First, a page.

Corporate Collections vol.1 – My town, and in it. White & Case’s Varsavianistic collection.
How are collections planned? What makes a given item part of a collection? White & Case is the first law firm in Poland to build an innovative corporate collection with Warsaw as its subject.
The White & Case law firm is located on the top floors of the Q22 skyscraper near the Grzybowski Square in Warsaw. The view of the panorama as seen through the office windows does not leave anyone indifferent; however, it is precisely inside this very building that we may discover the surprising faces of the city. All the more since White & Case is the first law firm in Poland to build an innovative corporate collection with Warsaw as its subject. Its collections may be admired inside the office.
A visit to the law firm’s seat is a remarkable journey through Warsaw – both the historical, now non-existent one, and the contemporary one that is developing right here and right now.
Multidimensionality. Where the Old meets the New
The White & Case collection has two faces. Already in the 1990s, the Warsaw law firm began collecting maps of the Republic of Poland, engravings, woodcuts and lithographs. Over the years, it has become the owner of an impressive collection of objects of a museum rank.
Since 2018, the law firm has been developing a second pillar of its collection – contemporary photography. The selection of this new medium may at first not seem that obvious. However, as the collection’s curator Aleksandra Krasny argues, cartography and photography actually do have a lot in common. They both constitute craft-based techniques of recreating the world and they are produced on paper and in multiple copies. They both document the changes taking place over the years in various ways which are appropriate for a given medium.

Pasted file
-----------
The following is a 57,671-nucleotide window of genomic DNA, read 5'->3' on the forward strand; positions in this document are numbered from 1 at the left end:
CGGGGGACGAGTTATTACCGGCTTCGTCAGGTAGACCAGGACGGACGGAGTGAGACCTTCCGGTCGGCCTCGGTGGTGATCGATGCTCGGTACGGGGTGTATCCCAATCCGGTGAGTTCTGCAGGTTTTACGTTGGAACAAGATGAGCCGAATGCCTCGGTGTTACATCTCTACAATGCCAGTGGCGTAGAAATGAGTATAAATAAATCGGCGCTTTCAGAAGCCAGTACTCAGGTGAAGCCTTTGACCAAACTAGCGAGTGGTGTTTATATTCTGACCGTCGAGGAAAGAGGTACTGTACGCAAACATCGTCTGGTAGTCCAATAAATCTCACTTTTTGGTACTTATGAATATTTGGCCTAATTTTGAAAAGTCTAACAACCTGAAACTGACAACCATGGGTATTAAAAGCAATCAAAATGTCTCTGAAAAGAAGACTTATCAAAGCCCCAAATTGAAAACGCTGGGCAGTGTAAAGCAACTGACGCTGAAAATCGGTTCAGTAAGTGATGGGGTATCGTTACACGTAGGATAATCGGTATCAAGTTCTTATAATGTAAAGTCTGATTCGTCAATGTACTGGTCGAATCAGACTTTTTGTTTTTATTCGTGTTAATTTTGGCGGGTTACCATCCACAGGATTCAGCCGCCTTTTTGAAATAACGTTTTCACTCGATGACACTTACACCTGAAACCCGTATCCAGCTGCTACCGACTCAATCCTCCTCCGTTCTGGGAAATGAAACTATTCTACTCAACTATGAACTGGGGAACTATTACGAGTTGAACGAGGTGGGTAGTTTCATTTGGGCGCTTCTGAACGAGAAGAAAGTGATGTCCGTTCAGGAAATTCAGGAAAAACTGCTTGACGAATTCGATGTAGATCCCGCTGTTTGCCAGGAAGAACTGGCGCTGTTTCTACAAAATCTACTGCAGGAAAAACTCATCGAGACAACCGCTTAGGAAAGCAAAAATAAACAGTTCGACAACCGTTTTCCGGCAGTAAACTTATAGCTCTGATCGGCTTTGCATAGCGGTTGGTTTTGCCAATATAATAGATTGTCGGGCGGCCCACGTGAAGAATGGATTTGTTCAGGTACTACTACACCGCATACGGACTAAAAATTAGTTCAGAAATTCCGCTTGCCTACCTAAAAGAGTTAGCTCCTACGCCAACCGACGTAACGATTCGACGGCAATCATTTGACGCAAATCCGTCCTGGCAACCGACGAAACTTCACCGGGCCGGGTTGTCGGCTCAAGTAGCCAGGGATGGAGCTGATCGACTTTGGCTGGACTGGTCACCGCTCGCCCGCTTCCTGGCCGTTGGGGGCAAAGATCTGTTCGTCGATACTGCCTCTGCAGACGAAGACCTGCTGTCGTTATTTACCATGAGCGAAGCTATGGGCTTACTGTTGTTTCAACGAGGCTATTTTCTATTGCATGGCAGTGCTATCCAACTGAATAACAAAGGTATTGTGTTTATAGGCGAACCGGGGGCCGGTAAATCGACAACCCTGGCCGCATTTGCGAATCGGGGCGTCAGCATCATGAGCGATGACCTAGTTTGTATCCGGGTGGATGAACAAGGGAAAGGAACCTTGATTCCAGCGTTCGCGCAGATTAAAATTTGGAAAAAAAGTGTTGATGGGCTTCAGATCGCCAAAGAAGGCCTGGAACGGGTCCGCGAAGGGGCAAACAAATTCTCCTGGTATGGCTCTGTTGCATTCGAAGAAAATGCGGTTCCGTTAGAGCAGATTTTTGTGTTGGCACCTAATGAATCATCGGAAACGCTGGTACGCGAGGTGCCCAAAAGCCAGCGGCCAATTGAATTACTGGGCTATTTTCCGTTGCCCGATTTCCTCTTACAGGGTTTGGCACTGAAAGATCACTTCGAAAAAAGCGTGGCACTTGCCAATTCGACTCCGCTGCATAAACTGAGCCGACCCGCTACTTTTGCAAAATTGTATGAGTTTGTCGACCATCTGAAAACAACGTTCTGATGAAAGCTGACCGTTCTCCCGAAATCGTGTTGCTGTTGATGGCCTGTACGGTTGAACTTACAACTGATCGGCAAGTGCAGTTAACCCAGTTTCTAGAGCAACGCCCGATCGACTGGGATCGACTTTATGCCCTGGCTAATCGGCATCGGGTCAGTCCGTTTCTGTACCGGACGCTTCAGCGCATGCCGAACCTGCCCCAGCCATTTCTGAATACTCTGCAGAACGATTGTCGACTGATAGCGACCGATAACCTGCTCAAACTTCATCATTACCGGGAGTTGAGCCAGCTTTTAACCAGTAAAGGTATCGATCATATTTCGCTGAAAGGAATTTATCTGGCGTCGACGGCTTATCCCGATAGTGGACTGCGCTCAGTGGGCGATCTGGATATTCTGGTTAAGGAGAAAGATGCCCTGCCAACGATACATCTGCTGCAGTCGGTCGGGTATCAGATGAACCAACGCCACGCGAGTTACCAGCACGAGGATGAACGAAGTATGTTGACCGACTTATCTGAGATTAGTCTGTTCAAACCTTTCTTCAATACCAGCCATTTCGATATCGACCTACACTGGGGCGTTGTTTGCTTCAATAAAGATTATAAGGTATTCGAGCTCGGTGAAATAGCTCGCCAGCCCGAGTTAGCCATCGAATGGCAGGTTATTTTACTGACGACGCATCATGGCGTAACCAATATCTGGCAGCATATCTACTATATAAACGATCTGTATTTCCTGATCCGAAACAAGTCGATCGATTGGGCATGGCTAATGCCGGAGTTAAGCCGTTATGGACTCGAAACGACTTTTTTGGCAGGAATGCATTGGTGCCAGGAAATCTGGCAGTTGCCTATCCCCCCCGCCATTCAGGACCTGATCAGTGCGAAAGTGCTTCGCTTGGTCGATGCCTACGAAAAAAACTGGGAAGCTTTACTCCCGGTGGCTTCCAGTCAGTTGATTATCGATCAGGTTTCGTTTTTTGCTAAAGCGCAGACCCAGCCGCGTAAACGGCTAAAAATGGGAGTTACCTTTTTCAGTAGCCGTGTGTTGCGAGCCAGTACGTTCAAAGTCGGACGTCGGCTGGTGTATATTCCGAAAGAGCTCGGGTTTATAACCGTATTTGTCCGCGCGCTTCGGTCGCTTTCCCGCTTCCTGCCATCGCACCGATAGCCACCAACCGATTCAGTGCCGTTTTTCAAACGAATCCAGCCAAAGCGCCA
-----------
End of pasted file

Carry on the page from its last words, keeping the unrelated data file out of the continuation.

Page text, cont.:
The dualistic nature of the exhibition has been additionally emphasised by the surprising yet harmonious juxtaposition of museum items and contemporary works – an exhibition based on a dialogue between the past and the future.
Thus, in the foyer, we may see a photo by Tadeusz Rolke entitled Spacer z Tadeuszem Konwickim [The Walk with Tadeusz Konwicki] juxtaposed with Stanisław Antoszewicz’s drawing depicting the Evangelical Reformed Church in Leszno. They present the two tallest Warsaw buildings – the one from the 19th century and the current one. In a conference room nearby, there is a large-format photograph by Ada Zielińska made with a drone (it is the first commissioned art project in the collection). On the same wall, there also hang panoramas of the city, among others by Chris Niedenthal and Tadeusz Sumiński, as well as works by Adolf Kozarski and Adolphe Rouargue presenting the same view of Warsaw from the 19th century.
While going farther down the law firm’s corridors, we pass intimate, almost painterly photographs by Hartwig (Most Poniatowskiego [Poniatowski Bridge] (working title) and Plac Defilad [Parade Square] (working title) – both from 1965), whereas in the office of Marcin Studniarek, White & Case Managing Partner, we find a rather surprising photo from the set of Sokół and Pono’s rap clip by a representative of the young generation of photography, Kuba Dąbrowski.
This is what Marcin Studniarek has to say about the key to the selection of works and the building of the collection’s character: